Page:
Modern Training and Credentialing in Neuroendovascular Acute Ischemic Stroke Therapy

Clemens M. Schirmer, Adnan H. Siddiqui, Ilya Frid, Alexander A. Khalessi, J. Mocco, Christoph J. Griessenauer, Oded Goren, Shamsher Dalal, Gregory Weiner, Adam S. Arthur

Research output: Contribution to journalArticlepeer-review

5 Scopus citations


BACKGROUND: Acute ischemic stroke (AIS) remains a significant source of morbidity and mortality worldwide. Multiple recent randomized clinical trials for AIS patients presenting with large vessel occlusion have demonstrated radical improvement in outcomes with mechanical thrombectomy (MT), which is now recognized as the new standard of care for patients presenting up to 24 hr. OBJECTIVE: To provide a perspective on training and credentialing requirements for practitioners in this field. METHODS: Relevant articles were systematically searched and analyzed. Standards for Reporting Qualitative Research guidelines were utilized. RESULTS:: The Committee for Advanced Subspecialty Training (CAST) brings together the principal specialties of Radiology, Neurology, and Neurosurgery. Their training standards document the most recent consensus on training for neuroendovascular surgery (NES) and include the endovascular treatment of AIS as a part of the field of NES. This unified consensus represents a significant landmark in the evolution of stroke therapy. Presently, training at most centers follows an apprenticeship type model. Simulation methods and objective performance metrics have not been widely incorporated. Maintenance of proficiency has not been conclusively addressed reflecting the overall developing nature of the field. CONCLUSION: The evolution of the standard of care interventional therapy for large vessel AIS utilizing MT raises concerns regarding work force needs, training standards, competency, and credentialing requirements for practitioners. The CAST framework represents the most modern and flexible approach for both individuals and training programs. Methods based on objective performance metrics utilizing simulation as primary vehicle may be the logical next steps in the evolution of NES.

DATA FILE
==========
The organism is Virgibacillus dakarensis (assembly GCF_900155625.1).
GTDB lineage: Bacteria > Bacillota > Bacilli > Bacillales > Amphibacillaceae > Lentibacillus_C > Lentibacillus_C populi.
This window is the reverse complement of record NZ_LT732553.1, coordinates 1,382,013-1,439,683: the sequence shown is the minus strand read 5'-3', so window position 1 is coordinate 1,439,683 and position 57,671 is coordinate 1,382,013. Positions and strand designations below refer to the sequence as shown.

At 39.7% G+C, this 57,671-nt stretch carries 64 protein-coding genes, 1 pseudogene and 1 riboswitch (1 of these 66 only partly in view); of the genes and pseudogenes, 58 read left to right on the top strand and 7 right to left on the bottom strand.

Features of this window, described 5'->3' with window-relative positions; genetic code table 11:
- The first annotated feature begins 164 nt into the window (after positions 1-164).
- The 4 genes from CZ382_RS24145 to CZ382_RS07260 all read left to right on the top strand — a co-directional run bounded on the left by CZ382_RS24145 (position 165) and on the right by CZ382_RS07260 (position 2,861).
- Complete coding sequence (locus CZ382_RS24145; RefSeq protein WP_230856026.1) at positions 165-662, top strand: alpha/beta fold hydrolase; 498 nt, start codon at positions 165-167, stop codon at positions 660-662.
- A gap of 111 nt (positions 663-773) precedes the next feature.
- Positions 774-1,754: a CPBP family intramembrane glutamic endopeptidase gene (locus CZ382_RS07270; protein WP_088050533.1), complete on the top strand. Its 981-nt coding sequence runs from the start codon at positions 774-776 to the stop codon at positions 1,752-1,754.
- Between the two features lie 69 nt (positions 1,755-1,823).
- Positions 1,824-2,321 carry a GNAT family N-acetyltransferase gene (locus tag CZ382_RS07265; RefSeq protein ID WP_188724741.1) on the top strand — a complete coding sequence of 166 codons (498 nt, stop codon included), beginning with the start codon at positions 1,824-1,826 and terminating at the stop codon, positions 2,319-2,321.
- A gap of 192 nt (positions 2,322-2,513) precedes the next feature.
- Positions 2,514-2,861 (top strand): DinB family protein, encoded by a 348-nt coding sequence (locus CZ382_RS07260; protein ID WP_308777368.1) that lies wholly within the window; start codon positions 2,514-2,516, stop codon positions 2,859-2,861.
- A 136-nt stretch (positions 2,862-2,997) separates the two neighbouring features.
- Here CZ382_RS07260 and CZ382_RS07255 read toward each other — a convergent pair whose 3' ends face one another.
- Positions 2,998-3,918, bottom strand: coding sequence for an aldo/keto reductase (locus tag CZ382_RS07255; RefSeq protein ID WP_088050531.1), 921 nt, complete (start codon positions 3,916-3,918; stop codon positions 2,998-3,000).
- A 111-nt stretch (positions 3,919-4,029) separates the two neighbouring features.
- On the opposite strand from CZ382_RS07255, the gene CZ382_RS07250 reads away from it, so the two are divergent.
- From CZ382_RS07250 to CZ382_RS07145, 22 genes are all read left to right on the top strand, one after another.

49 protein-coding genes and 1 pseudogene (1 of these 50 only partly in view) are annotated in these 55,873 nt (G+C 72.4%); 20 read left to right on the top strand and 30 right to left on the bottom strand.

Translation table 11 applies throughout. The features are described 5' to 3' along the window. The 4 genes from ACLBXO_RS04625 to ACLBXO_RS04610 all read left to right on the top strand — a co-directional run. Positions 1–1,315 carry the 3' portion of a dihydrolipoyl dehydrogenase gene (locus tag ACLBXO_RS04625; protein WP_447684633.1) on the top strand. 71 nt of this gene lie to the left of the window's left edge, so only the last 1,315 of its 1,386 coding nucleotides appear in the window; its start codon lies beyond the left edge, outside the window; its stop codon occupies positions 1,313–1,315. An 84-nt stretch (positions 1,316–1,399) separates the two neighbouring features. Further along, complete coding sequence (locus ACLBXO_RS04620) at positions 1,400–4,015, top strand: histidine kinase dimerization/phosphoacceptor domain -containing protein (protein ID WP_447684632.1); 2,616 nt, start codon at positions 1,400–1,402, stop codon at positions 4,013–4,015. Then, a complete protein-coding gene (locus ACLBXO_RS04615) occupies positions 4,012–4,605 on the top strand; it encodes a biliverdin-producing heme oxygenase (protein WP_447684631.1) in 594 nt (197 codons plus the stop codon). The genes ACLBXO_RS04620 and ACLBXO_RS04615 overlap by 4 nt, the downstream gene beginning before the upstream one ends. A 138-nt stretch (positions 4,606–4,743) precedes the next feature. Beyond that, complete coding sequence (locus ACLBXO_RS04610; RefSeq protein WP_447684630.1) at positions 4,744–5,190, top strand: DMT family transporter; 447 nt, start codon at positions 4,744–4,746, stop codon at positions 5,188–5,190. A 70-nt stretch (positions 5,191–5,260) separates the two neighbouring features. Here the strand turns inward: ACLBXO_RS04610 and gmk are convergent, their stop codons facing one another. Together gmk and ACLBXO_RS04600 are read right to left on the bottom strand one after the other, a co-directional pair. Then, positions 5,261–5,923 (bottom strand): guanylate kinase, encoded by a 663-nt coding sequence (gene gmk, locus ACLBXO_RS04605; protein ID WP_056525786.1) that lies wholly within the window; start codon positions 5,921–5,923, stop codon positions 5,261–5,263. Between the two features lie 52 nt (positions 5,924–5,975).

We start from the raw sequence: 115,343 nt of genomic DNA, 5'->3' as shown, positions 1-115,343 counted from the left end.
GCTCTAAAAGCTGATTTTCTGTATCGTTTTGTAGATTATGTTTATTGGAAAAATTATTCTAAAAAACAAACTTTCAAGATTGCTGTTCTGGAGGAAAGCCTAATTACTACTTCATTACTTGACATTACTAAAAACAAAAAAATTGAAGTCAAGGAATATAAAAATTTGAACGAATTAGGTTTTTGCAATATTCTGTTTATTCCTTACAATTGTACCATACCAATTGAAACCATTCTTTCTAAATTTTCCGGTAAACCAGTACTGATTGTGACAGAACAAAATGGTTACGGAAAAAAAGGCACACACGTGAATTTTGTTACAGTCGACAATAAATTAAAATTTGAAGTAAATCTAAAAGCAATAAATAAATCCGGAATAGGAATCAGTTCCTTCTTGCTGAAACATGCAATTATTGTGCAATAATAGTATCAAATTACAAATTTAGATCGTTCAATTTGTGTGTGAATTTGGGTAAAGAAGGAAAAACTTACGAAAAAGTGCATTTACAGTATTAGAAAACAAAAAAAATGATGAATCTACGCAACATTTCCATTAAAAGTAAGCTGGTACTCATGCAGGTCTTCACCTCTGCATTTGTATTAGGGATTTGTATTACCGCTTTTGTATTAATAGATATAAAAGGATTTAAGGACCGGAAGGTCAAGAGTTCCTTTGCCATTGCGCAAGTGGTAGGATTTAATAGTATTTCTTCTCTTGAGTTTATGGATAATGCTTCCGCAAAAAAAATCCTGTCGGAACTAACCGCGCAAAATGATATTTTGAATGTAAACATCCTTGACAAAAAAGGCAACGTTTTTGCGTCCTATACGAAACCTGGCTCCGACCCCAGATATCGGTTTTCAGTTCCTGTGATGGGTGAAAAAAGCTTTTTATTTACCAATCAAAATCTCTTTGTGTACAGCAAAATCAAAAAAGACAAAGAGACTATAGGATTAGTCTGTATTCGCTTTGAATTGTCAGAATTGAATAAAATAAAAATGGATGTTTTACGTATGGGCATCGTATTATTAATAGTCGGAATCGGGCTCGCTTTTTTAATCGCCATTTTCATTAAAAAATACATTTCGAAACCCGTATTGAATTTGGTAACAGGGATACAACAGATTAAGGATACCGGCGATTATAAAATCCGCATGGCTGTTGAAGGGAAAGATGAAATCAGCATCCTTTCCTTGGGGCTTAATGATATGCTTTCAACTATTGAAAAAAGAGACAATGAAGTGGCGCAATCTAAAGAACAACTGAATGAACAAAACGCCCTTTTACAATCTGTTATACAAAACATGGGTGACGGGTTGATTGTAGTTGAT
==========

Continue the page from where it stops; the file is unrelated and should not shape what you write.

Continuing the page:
Original languageEnglish
Pages (from-to)S52-S57
StatePublished - 1 Jul 2019
Externally publishedYes


  • Acute ischemic stroke
  • Clinical competence
  • Education
  • Endovascular procedures
  • Humans
  • Neuroendovascular procedures
  • Stroke therapy
  • Thrombectomy


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